Ok, this is a tough one to put into words, so bear with me for a moment please. It is actually the first time I'm writing this down, and it is very difficult to explain. Long story short, I've been learning English for more than ten years now and I'm positive I've managed to reach near-native proficiency in the language. In fact, I received my CPE certificate last year and I feel pretty comfortable using English on a day-to-day basis - perhaps, even more so than my first language which is a big deal. Native speakers usually can't tell where I'm from and complement me on my English. This is all very nice and feels great, but it makes the issue I have all the more frustrating. Basically, anytime a name of a person or a place comes up in a conversation (one I've never heard before), I can't make it out. My hearing and overall listening comprehension is great, and I'm able to follow what the person is telling me effortlessly as long as we're talking normal words ONLY, but once any sort of unique name comes up, I'm lost.
I really feel like I've hit the ceiling with this in terms of how far you can go as a non-native speaker. I think I first started noticing I have trouble with this the more advanced I got. Before, I just thought my listening comprehension was bad. However, now that I understand like 97.9% of what native speakers say, I just think there are certain things in a foreign language that are impossible as a result of missing out on the whole babbling period as a baby during which the brain develops a completely mastery over the individual phonemes (and their various combinations) that make up a given language. It's like, no matter how much I try now as an adult - once I'm presented with random successions of vowel and consonant sounds I've never heard spoken before AND with stress patterns I wouldn't expect (that's what proper nouns are, essentially) - I really can't, for the life of me, make out what the other person just said. This also happens when I watch movies or TV shows...
I've tried seeking help for this before, but most native speakers (as much as they tried, God bless them!) didn't help much. Their solution was to have me memorize lists of common names like Jennifer, Tom etc. but it doesn't really fix the underlying problem permanently. Imagine putting a band-aid on a bullet hole. Will it help the wound to heal in the long run? Not really. Because the next time I listen to a native speaker's story about a Mexican resistance fighter and I hear them pronounce a new name again - as expected - it goes right over my head.
Over the years I've learned that I have to have new names written down, broken into syllables, and I need to go over their pronunciation a few times myself to get the vowels and stress pattern right, and then I get it. However, if I don't do that I'm not getting any of it. You can imagine how that affects my conversations and I'm sorry for being overly dramatic - interpersonal relationships. There is no way you can possibly break down and analyze every new made-up name that comes up in a conversation... and yet, imagine you're having a great time with a friend and they tell you about a band they've discovered and been listening to over the weekend - but anytime they mention the name of the band, it's as if you're in a crowded room full of noise and your head is stuck deep underwater. That's literally how it feels. You can understand every other word BUT the name of the band. What ends up happening is that (since this happens quite frequently and I can't possibly ask everyone I meet to repeat themselves all the time) I just pretend I got it and act like I know exactly what they're talking about, but I can't ask them about it ever again because my brain couldn't identify the individual sounds.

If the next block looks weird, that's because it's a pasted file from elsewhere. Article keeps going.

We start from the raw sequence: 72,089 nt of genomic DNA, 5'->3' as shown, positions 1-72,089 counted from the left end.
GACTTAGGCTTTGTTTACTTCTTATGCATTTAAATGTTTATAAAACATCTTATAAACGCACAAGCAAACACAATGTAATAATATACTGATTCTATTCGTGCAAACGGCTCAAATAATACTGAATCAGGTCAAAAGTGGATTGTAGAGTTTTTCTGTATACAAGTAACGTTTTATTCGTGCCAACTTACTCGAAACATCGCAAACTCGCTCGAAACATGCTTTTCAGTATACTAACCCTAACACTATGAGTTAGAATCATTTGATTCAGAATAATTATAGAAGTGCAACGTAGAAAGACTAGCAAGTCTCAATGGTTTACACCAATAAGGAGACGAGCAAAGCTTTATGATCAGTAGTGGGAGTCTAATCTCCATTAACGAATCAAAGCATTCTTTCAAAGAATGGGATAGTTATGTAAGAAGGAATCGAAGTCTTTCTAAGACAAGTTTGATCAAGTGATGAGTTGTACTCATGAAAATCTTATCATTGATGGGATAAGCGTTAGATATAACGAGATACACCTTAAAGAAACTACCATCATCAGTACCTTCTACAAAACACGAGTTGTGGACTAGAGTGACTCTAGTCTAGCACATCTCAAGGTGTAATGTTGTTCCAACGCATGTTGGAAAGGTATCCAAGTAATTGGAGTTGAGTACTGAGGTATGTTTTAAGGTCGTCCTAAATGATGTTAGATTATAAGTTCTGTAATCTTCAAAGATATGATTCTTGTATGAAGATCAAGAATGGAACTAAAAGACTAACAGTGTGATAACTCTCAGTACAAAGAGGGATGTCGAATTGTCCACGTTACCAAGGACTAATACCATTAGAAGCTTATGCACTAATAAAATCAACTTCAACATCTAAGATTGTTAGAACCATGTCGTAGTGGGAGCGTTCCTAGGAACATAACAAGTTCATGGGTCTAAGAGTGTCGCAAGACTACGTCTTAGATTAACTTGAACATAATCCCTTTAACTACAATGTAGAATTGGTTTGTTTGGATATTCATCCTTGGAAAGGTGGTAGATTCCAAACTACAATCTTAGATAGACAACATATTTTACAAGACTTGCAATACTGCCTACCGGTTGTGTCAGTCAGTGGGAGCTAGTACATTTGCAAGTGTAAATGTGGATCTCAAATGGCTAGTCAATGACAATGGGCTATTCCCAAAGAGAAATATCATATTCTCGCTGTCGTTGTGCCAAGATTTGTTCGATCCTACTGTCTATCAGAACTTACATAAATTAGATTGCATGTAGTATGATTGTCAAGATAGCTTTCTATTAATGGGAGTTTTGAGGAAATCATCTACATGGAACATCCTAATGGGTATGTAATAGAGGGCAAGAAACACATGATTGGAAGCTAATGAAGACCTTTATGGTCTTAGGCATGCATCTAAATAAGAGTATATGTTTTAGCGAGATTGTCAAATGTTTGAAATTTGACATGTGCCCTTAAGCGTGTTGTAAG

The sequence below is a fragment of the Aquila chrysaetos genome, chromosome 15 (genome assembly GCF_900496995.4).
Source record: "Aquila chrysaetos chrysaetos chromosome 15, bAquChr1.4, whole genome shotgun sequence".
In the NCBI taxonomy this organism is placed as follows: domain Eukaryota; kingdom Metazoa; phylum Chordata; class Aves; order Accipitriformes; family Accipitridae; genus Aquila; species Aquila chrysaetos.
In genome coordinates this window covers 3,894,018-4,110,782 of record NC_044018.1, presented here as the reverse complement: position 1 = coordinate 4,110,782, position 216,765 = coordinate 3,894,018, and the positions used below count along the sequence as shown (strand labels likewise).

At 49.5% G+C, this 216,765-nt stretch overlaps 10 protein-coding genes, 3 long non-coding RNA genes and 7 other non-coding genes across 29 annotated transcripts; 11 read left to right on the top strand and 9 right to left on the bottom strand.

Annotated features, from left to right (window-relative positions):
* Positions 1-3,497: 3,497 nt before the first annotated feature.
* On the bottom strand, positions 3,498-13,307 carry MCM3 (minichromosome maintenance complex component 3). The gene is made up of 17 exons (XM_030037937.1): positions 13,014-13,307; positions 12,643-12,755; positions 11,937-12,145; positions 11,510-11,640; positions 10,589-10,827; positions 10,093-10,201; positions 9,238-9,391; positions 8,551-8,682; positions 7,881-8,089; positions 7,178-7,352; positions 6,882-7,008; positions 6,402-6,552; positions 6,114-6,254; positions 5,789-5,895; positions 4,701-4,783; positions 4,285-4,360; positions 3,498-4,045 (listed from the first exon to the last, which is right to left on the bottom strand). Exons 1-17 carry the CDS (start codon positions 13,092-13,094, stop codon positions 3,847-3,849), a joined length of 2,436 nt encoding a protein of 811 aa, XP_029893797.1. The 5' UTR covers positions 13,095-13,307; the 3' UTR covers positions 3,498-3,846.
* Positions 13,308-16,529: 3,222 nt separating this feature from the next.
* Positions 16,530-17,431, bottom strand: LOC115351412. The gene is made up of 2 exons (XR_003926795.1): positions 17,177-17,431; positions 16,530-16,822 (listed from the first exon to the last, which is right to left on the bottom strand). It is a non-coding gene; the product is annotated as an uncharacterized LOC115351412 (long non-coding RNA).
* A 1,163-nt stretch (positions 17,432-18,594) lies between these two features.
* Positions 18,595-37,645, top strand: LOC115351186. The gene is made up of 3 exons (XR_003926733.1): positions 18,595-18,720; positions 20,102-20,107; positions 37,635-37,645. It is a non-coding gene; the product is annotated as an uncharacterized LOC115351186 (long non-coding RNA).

One thing that certainly doesn't help is the fact that, since native speakers feel comfortable talking to me and feel like they don't have to hold back in terms of the language, they really treat me like they would any other native speaker. That has its pros and cons - one of which is that they say what comes to their mind at a machine gun speed which makes this all the more difficult.
A lot of native speakers of English that are living in my country have told me that they have the same problem just in my native language (=their foreign language). I tested it and it's true - it seems like given names and names of places are some sort of a phenomenon in that they are the most difficult as far as listening comprehension is concerned. Possibly because they are encountered in the wild unlike common words like cat, economy, hamburger etc. and you can't cheat by preparing for and learning them beforehand.
I guess I'm wondering if there is something I can do to bypass this problem, and I would also like to know whether native speakers of English ALWAYS understand names they've heard for the first time in their lives on the first try, or whether they might also ask for repetition at times.